Steve Kotler (36:21):

And the tide was out. So the waves were like a foot and a half, maybe two feet tall, three feet at best. And no one was out in the lineup, which is really rare in Los Angeles. And they literally carried me out to the lineup and walked me out to the lineup and a board. I sat down. And that first wave came 30 seconds later, and I don't know what happened. I lost my [inaudible 00:36:43] mind. And I took all the energy I had left in the world, I think, and decided I was going to try to catch that wave. And it was maybe, as I said, like a foot and a half on. But I paddled and puffed my feet and popped up into a dimension that I didn't even know existed.

Steve Kotler (37:01):

And I suddenly could feel a panoramic vision. I could see outside of the back of my head. Time, it's slowed down. It was moving at an absolute crawl. I had this weird out-of-body experience going on. But the strangest part, forget all that weird stuff, I felt great. I mean, I felt amazing. My head was clear. There was no pain in my body. That felt so good. I caught four more waves that day. And after those five waves, I was totally disassembled. There was nothing left of me. They took me home, poured me into bed, and I couldn't move for about two weeks.

Steve Kotler (37:33):

And then on the 15th day and I could move again, I went back to the ocean because I wanted more. I caught a ride with a friend and I wanted this experience. And once again, I had this weird altered state experience and same thing. Over the course of about eight months, when the only thing I was doing different in my life was surfing and having these really weird altered state experiences, two things happened that really caught my attention.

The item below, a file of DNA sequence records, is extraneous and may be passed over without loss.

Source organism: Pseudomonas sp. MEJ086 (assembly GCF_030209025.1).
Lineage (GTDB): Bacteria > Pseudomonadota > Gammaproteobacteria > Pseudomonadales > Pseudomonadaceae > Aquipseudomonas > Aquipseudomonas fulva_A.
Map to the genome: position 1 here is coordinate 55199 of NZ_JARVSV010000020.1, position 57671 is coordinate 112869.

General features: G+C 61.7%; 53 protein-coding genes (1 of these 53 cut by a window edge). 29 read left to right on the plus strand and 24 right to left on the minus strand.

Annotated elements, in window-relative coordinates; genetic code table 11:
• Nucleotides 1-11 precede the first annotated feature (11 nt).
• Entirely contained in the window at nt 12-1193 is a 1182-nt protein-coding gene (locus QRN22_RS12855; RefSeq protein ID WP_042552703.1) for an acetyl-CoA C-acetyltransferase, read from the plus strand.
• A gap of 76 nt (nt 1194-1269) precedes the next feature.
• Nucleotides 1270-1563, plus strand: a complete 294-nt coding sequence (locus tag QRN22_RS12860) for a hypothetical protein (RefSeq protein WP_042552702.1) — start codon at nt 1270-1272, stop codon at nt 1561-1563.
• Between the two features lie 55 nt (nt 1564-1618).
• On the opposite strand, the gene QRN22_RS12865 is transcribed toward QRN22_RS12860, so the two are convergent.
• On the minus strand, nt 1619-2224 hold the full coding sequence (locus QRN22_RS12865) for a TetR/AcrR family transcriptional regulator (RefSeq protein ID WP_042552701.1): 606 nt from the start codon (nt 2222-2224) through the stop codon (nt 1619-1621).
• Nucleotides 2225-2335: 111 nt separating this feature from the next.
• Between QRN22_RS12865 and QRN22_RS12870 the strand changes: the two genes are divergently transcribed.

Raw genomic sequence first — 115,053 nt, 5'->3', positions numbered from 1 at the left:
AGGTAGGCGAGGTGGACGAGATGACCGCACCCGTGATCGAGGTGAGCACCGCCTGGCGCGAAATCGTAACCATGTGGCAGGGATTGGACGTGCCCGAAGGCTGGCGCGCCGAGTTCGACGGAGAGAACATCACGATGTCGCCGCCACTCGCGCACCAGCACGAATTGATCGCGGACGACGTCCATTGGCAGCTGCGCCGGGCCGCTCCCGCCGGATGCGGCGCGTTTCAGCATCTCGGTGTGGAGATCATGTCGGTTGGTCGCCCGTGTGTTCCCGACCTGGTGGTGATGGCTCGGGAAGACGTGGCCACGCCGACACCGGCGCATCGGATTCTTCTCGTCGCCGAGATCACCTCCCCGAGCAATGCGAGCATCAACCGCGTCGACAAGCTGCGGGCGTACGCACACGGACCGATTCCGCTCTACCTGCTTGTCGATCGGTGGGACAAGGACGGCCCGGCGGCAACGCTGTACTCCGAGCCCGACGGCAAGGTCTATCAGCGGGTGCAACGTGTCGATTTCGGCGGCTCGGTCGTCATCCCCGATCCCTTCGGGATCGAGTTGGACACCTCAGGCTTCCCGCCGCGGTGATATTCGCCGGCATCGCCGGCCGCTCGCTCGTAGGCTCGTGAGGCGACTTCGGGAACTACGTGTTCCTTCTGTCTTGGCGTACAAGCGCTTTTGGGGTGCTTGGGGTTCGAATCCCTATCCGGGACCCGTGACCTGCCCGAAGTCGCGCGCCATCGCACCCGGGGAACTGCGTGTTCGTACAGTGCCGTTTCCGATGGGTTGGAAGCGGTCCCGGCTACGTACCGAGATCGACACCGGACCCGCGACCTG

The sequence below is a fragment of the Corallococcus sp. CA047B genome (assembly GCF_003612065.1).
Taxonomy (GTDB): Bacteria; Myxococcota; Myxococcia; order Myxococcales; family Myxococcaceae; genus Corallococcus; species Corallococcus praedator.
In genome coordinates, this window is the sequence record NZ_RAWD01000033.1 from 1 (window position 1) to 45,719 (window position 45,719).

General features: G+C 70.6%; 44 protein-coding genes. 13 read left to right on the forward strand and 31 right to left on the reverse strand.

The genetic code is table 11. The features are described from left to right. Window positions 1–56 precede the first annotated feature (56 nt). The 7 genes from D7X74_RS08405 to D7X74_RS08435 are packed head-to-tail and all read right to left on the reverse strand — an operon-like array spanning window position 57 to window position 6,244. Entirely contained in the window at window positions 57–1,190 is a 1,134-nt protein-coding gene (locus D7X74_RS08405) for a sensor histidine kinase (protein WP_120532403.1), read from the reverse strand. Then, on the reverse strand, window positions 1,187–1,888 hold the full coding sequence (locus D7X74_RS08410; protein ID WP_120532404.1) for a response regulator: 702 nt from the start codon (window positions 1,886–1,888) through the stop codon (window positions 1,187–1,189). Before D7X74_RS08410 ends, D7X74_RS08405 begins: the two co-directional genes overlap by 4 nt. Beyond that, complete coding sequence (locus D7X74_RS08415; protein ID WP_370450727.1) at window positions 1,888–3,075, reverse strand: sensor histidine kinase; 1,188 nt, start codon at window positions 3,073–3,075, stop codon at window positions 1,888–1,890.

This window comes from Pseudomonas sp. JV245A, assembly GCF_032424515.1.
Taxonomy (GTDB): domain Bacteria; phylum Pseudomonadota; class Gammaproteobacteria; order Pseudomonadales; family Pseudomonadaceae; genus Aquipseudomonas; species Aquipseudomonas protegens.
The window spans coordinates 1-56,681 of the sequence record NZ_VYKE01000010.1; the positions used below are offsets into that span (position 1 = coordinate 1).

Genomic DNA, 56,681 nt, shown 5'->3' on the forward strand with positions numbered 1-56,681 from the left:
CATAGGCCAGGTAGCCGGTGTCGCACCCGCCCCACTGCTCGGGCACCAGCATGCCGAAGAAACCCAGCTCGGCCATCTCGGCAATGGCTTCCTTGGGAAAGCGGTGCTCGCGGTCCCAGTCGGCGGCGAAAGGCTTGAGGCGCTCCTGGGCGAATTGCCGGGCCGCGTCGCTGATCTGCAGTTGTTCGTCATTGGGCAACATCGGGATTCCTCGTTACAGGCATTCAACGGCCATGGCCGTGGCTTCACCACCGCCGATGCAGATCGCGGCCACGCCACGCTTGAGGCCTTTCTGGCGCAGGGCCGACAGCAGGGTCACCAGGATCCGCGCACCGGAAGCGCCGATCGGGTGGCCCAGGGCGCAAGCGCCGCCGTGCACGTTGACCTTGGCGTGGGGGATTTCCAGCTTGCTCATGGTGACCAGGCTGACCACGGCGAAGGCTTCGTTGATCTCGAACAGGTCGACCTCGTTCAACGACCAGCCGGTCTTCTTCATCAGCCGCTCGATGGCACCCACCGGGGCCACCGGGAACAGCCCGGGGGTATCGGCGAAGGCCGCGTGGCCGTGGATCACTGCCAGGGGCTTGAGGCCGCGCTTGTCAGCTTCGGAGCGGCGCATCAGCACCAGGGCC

Steve Kotler (37:55):

One is I got better. I went from 10% functional up to about 80% functional. And that didn't make any sense because surfing is not a known cure for chronic autoimmune conditions. So what the hell is going on?

Alexander McCaig (38:07):

Correct.

Steve Kotler (38:08):

Then ... But I can having these very powerful altered state experiences while surfing. And Lyme is only fatal if it gets in your brain.

Alexander McCaig (38:19):

Correct.

Steve Kotler (38:20):

I'm a rational materialist. The only ... I figured even though I was feeling better, the disease must be in my brain. And I was dying. And I lit out on a quest, what the hell is wrong? Man, I quickly figured out that these altered states of consciousness had names. They were flow states. And they were really similar actually, in description, what the athlete said they were been tapping into to achieve the impossible back in the '90s. And it hadn't made a whole lot of sense to me because some of the language had been mystical and weird. And suddenly, I was having a lot of these experiences, I was like, "Oh, wow."